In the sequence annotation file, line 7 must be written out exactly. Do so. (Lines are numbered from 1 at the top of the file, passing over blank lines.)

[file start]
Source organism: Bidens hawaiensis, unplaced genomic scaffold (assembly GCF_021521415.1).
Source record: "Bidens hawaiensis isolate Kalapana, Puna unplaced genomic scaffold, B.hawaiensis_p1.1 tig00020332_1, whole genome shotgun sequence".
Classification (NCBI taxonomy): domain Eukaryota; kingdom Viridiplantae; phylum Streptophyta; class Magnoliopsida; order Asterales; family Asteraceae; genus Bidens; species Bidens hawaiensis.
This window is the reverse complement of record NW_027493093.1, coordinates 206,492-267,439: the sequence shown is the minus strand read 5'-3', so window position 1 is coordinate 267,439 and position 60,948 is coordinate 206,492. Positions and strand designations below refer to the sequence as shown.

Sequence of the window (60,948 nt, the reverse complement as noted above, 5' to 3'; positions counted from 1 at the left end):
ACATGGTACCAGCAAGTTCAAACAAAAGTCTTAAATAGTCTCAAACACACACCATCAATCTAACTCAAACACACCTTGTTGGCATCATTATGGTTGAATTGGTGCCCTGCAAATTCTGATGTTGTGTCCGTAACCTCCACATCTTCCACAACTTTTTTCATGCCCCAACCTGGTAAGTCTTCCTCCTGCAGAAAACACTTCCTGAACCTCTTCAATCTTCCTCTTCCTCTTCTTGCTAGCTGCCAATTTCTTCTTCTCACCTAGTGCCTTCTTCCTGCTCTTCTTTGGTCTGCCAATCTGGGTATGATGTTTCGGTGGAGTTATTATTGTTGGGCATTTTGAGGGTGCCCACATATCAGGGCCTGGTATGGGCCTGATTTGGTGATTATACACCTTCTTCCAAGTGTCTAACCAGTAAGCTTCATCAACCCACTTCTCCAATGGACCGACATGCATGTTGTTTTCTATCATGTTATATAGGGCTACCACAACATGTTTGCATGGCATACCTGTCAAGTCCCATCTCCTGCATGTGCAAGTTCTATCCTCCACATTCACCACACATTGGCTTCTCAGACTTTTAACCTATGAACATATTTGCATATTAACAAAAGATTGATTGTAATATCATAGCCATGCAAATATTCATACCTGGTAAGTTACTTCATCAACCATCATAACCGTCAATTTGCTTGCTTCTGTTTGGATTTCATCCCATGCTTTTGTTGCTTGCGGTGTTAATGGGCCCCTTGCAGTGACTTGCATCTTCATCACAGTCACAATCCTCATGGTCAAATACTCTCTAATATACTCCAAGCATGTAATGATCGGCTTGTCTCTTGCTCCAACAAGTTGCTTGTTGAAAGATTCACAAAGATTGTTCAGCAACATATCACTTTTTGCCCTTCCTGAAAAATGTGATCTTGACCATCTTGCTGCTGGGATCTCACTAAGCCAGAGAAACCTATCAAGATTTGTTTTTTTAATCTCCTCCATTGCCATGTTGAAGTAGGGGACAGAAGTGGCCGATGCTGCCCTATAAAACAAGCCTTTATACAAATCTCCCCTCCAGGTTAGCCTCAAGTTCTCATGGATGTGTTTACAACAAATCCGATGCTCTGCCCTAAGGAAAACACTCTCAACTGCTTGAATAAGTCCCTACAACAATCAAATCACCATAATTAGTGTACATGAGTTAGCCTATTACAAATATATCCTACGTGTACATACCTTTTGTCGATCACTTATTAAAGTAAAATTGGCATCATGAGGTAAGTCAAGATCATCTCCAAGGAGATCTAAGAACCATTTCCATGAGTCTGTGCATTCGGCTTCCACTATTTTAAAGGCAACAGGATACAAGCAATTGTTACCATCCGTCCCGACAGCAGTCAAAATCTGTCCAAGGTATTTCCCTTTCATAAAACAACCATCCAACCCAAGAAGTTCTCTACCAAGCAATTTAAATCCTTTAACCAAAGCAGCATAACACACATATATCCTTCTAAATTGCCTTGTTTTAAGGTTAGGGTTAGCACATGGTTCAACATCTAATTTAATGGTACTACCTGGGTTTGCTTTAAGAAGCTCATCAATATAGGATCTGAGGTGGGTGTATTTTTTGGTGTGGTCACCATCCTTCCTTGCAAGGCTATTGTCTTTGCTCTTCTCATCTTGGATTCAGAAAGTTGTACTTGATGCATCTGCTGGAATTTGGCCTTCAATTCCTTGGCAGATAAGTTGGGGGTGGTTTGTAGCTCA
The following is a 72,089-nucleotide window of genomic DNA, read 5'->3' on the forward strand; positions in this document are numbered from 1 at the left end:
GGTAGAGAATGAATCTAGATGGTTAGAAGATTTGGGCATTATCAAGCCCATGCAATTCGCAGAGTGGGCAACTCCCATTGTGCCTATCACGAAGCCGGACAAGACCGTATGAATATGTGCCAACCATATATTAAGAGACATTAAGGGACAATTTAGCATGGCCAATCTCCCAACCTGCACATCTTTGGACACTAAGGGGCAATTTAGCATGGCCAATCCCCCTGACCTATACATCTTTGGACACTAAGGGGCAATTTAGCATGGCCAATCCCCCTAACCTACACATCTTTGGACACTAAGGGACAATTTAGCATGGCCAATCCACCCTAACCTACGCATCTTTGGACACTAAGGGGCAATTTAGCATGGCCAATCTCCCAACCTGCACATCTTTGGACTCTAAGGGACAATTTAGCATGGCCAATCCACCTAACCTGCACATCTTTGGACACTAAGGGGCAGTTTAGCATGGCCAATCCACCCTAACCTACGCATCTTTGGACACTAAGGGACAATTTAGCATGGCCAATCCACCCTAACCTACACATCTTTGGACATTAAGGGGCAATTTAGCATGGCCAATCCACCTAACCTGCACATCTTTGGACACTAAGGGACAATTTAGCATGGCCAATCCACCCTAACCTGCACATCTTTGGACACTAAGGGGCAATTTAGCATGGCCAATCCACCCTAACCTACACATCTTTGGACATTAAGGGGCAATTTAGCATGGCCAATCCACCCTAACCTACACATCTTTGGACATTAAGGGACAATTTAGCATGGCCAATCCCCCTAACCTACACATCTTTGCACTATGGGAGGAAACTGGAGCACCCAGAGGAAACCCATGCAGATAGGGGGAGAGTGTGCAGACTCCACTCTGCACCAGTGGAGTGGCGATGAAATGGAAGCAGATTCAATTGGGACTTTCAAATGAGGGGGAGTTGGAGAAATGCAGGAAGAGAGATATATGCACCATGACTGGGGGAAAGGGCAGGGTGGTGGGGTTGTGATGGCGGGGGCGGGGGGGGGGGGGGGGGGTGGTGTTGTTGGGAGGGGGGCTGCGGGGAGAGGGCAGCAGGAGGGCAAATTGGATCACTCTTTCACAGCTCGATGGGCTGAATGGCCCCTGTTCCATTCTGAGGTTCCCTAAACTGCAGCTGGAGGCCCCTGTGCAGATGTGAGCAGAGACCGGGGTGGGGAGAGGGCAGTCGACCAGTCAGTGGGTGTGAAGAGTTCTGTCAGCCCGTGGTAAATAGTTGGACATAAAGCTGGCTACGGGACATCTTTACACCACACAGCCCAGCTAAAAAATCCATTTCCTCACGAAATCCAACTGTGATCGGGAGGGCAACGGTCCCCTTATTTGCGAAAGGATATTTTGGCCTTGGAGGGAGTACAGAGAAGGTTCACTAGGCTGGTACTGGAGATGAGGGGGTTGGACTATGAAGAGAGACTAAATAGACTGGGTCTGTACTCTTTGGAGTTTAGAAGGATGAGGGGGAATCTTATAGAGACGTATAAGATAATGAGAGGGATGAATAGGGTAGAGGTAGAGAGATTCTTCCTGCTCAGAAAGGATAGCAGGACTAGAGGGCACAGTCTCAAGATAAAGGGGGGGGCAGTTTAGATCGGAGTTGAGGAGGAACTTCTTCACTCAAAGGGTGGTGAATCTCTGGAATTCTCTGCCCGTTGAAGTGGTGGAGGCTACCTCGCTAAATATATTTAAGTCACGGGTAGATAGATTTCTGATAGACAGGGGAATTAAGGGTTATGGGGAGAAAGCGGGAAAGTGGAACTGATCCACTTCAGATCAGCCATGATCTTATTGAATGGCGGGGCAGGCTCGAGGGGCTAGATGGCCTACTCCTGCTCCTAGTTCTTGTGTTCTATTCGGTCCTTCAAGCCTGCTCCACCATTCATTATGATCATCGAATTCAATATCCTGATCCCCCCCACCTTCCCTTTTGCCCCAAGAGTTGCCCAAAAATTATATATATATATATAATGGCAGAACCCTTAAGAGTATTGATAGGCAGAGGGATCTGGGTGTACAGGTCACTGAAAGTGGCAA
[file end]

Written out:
The following is a 72,089-nucleotide window of genomic DNA, read 5'->3' on the forward strand; positions in this document are numbered from 1 at the left end: